Amess, David Hargreaves, Kenneth
Ancram, Michael Harris, David
Arnold, Tom Harrison, Rt Hon Walter
Ashby, David Harvey, Robert
Aspinwall, Jack Havers, Rt Hon Sir Michael
Atkins, Rt Hon Sir H. Hawkins, Sir Paul (N'folk SW)
Atkins, Robert (South Ribble) Hawksley, Warren
Atkinson. David (B'm'th E) Hayes, J.
Baker, Nicholas (Dorset N) Hayhoe, Rt Hon Barney
Beaumont-Dark, Anthony Hayward, Robert
Beith, A. J. Heddle, John
Bendall, Vivian Henderson, Barry
Bennett, Rt Hon Sir Frederic Hill, James
Benyon, William Holland, Sir Philip (Gedling)
Best, Keith Holt, Richard
Bevan, David Gilroy Hordern, Sir Peter
Biffen, Rt Hon John Howard, Michael
Biggs-Davison, Sir John Howell, Rt Hon D. (G'ldford)
Blackburn, John Howell, Ralph (Norfolk, N)
Blaker, Rt Hon Sir Peter Hubbard-Miles, Peter
Body, Sir Richard Hughes, Simon (Southwark)
Boscawen, Hon Robert Hurd, Rt Hon Douglas
Bowden, A. (Brighton K'to'n) Irving, Charles
Bowden, Gerald (Dulwich) Jessel, Toby
Boyson, Dr Rhodes Jones, Gwilym (Cardiff N)
Braine, Rt Hon Sir Bernard Jones, Robert (Herts W)
Bray, Dr Jeremy Kellett-Bowman, Mrs Elaine
Bright, Graham Kennedy, Charles
Bruinvels, Peter Key, Robert
Budgen, Nick King, Roger (B'ham N'field)
Burt, Alistair Lambie, David
Butterfill, John Lamond, James
Campbell-Savours, Dale Lamont, Rt Hon Norman
Cash, William Lang, Ian
Channon, Rt Hon Paul Latham, Michael
Chapman, Sydney Lawrence, Ivan
Chope, Christopher Leigh, Edward (Gainsbor'gh)
Churchill, W. S. Lewis, Ron (Carlisle)
Clark, Dr David (S Shields) Lightbown, David
Clark, Sir W. (Croydon S) Lilley, Peter
Clegg, Sir Walter Lloyd, Peter (Fareham)
Cocks, Rt Hon M.(Bristol S) Lofthouse, Geoffrey
Cope, John Lord, Michael
Cormack, Patrick McCurley, Mrs Anna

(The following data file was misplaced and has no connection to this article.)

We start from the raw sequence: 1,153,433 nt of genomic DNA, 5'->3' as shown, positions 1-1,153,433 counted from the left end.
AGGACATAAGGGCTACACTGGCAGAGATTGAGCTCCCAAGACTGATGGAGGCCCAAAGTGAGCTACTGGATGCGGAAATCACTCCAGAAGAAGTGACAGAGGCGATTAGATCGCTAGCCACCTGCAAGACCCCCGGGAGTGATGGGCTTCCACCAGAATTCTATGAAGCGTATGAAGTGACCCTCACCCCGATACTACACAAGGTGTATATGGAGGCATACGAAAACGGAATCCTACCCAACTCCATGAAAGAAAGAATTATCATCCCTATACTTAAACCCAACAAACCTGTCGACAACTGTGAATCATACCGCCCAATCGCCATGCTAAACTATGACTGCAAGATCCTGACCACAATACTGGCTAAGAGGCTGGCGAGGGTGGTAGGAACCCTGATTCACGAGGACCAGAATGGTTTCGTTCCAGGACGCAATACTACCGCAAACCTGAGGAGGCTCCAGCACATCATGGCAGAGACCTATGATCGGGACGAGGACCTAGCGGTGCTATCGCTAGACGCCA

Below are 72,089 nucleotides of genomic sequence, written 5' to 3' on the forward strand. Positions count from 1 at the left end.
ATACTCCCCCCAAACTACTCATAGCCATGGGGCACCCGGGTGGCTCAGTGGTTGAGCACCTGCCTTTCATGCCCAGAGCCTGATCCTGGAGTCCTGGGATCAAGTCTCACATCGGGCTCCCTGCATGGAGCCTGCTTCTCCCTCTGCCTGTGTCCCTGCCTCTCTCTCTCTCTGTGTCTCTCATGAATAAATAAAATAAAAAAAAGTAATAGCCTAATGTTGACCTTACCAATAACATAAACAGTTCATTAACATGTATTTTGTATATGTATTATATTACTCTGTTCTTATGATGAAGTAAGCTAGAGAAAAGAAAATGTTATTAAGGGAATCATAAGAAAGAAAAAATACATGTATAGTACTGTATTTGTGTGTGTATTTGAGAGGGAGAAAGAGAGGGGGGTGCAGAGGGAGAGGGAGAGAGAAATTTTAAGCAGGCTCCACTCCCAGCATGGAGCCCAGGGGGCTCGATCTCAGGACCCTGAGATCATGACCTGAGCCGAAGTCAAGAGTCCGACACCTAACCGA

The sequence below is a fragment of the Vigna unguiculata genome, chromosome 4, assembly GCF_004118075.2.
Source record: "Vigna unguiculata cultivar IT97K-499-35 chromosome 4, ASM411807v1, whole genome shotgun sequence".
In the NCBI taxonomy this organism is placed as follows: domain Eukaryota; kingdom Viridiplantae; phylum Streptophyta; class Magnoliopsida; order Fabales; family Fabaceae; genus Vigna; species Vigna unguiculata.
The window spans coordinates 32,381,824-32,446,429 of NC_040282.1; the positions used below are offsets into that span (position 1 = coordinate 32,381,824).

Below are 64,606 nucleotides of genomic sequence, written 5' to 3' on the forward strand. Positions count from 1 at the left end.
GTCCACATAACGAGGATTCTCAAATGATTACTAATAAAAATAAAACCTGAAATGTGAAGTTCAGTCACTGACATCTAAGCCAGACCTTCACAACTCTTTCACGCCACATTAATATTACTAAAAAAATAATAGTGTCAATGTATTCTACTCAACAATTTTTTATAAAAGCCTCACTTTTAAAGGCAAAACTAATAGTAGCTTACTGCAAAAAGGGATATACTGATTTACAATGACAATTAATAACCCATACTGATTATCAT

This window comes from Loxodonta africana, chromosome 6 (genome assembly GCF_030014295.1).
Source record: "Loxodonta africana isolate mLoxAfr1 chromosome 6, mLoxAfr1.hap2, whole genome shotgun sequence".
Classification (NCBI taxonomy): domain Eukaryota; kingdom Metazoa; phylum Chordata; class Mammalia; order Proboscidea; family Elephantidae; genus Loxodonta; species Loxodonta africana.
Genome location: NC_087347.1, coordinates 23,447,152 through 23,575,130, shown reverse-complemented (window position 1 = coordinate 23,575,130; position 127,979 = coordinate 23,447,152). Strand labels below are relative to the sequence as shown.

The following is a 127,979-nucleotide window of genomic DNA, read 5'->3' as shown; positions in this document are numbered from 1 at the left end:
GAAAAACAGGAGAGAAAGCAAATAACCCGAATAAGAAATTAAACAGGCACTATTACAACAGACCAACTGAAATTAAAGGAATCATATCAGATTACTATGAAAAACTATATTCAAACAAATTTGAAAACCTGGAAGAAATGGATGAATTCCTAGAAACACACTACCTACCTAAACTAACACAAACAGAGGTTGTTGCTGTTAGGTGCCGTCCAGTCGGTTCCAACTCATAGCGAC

Craigen, J. M. Macfarlane, Neil
Cunliffe, Lawrence McGuire, Michael
Dickens, Geoffrey MacKay, John (Argyll & Bute)
Dicks, Terry Maclean, David John
Dixon, Donald McLoughlin, Patrick
Douglas-Hamilton, Lord J. McNamara, Kevin
Dover, Den McQuarrie, Albert
Duffy, A. E. P. Malins, Humfrey
Dunn, Robert Malone, Gerald
Durant, Tony Marland, Paul
Eggar, Tim Marshall, David (Shettleston)
Evennett, David Marshall, Michael (Arundel)
Eyre, Sir Reginald Martin, Michael
Fallon, Michael Mason, Rt Hon Roy
Favell, Anthony Mather, Carol
Fenner. Mrs Peggy Maude, Hon Francis
Fletcher, Alexander Mawhinney, Dr Brian
Forsyth, Michael (Stirling) Maxwell-Hyslop, Robin
Fox, Sir Marcus Mayhew, Sir Patrick
Fraser, Peter (Angus East) Merchant, Piers
Fry, Peter Millan, Rt Hon Bruce
Gale, Roger Miller, Hal (B'grove)
Galley, Roy Mills, Iain (Meriden)
Garel-Jones, Tristan Moate, Roger
Glyn, Dr Alan Monro, Sir Hector
Gow, Ian Morris, M. (N'hampton S)
Greenway, Harry Morrison, Hon P. (Chester)
Gregory, Conal Moynihan, Hon C.
Griffiths, Peter (Portsm'th N) Mudd, David
Neubert, Michael Stewart, Allan (Eastwood)
Nicholls, Patrick Stewart, Andrew (Sherwood)
Oakes, Rt Hon Gordon Stewart, Rt Hon D. (W Isles)
O'Brien, William Stokes, John
Onslow, Cranley Sumberg, David
Page, Richard (Herts SW) Tapsell, Sir Peter
Park, George Taylor, John (Solihull)
Patten, Christopher (Bath) Taylor, Teddy (S'end E)
Patten, J. (Oxf W & Abgdn) Temple-Morris, Peter
Pawsey, James Thompson, Donald (Calder V)
Pollock, Alexander Thompson, J. (Wansbeck)
Porter, Barry Thorne, Neil (Ilford S)
Portillo, Michael Thornton, Malcolm
Powell, Rt Hon J. E. Tinn, James
Powell, William (Corby) Townsend, Cyril D. (B'heath)
Powley, John Tracey, Richard
Price, Sir David Trippier, David
Proctor, K. Harvey Trotter, Neville
Rhys Williams, Sir Brandon Twinn, Dr Ian
Ridsdale, Sir Julian Waddington, David
Rifkind, Rt Hon Malcolm Wakeham, Rt Hon John
Roe, Mrs Marion Waller, Gary
Rossi, Sir Hugh Wardle, C. (Bexhill)
Rost, Peter Warren, Kenneth
Rowlands, Ted Watts, John
St. John-Stevas, Rt Hon N. White, James
Shelton, William (Streatham) Whitney, Raymond
Shepherd, Colin (Hereford) Wilkinson, John
Shersby, Michael Wilson, Gordon
Shields, Mrs Elizabeth Winterton, Mrs Ann
Skeet, Sir Trevor Woodall, Alec
Smith, Cyril (Rochdale) Woodcock, Michael
Smith, Sir Dudley (Warwick) Wrigglesworth, Ian
Soames, Hon Nicholas Young, David (Bolton SE)
Speed, Keith
Speller, Tony Tellers for the Ayes:
Spicer, Jim (Dorset W) Mr. Kenneth Hind and